Several members of the High Country Association of Realtors®, and some of its affiliates, recently participated in a River Clean Up in Todd. The event was organized by the High Country Association of Realtors® and RiverGirl Fishing Company. It was held Tuesday, Aug. 1. The trailer load represented all of the materials removed from local waters.
It’s a smart move to work with a Realtor®, as evidenced by this new video from the North Carolina Association of Realtors® emphasizing the difference a real estate professional can make when purchasing a new property. The video opens in the High Country, as two of our local Realtors® describe a great success story in Blowing Rock.
“Using a Realtor is a smart move.”
(from left) Incoming High Country Association of Realtors® president Pam Vines, former HCAR president Sam Taylor and HCAR Executive Officer Laurie A. Phillips present a $4,000 check to Watauga Country Habitat for Humanity Executive Director Alex Hooker.
Local Realtors® recently continued their tradition of support for the community by presenting a $4,000 check to Watauga County Habitat for Humanity.
Half of the donation was directly from the High Country Association of Realtors® (HCAR), which represents Realtors in Ashe, Avery and Watauga counties. The other originated from Homes4NC, a housing foundation created by the North Carolina Association of Realtors® (NCAR).
The check was presented by HCAR Executive Officer Laurie Phillips, incoming HCAR president Pam Vines and current HCAR President Sam Taylor. Alex Hooker Executive Director for the Watauga Country Habitat for Humanity received the check at the December general meeting of the Realtor association.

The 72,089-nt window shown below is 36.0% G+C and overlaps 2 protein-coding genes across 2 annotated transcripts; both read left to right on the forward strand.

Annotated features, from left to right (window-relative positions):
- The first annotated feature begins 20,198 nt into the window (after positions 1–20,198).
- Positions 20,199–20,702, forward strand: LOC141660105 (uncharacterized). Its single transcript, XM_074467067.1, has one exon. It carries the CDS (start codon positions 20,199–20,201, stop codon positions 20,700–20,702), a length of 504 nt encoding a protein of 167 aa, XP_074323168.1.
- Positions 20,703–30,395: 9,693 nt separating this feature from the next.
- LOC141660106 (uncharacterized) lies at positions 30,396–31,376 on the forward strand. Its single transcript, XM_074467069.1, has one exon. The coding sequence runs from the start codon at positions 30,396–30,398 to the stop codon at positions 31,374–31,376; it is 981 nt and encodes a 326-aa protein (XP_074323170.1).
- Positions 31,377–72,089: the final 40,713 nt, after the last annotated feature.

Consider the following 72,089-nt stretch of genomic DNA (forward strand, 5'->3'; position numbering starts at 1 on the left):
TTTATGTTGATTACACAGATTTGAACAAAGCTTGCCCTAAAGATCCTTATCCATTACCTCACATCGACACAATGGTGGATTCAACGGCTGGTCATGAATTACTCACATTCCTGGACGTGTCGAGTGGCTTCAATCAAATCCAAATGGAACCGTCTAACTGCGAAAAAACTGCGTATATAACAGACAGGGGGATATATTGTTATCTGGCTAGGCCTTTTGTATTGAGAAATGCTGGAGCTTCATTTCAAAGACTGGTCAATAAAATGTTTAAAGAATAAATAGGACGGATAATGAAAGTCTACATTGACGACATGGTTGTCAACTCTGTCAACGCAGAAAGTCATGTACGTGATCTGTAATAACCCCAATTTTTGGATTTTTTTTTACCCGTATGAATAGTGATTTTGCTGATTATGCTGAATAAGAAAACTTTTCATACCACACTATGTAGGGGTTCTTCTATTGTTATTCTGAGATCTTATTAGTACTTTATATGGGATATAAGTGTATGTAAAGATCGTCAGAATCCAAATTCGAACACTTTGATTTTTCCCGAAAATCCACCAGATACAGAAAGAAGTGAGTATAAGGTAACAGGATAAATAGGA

“Many people in the community are not aware of the fact that Realtors® don’t just sell houses,” said Phillips. “We are an integral part of the community with over 500 members in the three-county area. Each year we work to give back by donating our time and money to help make the American dream of owning a home achievable.”
HCAR is composed of Realtors® from the surrounding area who maintain a marketplace where buyers and sellers can safely transfer property under the guidance of a professional held to standards of excellence. It also seeks to support and grow various non-profits and community organizations.
Homes4NC provides grants to housing organizations that assist first-time homebuyers, the homeless, families in crisis, victims of natural disasters and more community projects. It is led by a volunteer board of directors made up of Realtors®, NCAR members, local executives and representatives from other housing-related organizations.
The High Country is well known for its original music. But there’s also plenty of dance. Our State magazine recently profiled one practitioner of a mountain style. Robert Dotson lives in Sugar Grove, about 20 minutes outside Boone. He’s an avowed flatfooter. The 88-year-old loves the dance so much, he makes sure he’s always prepared to kick down his heels.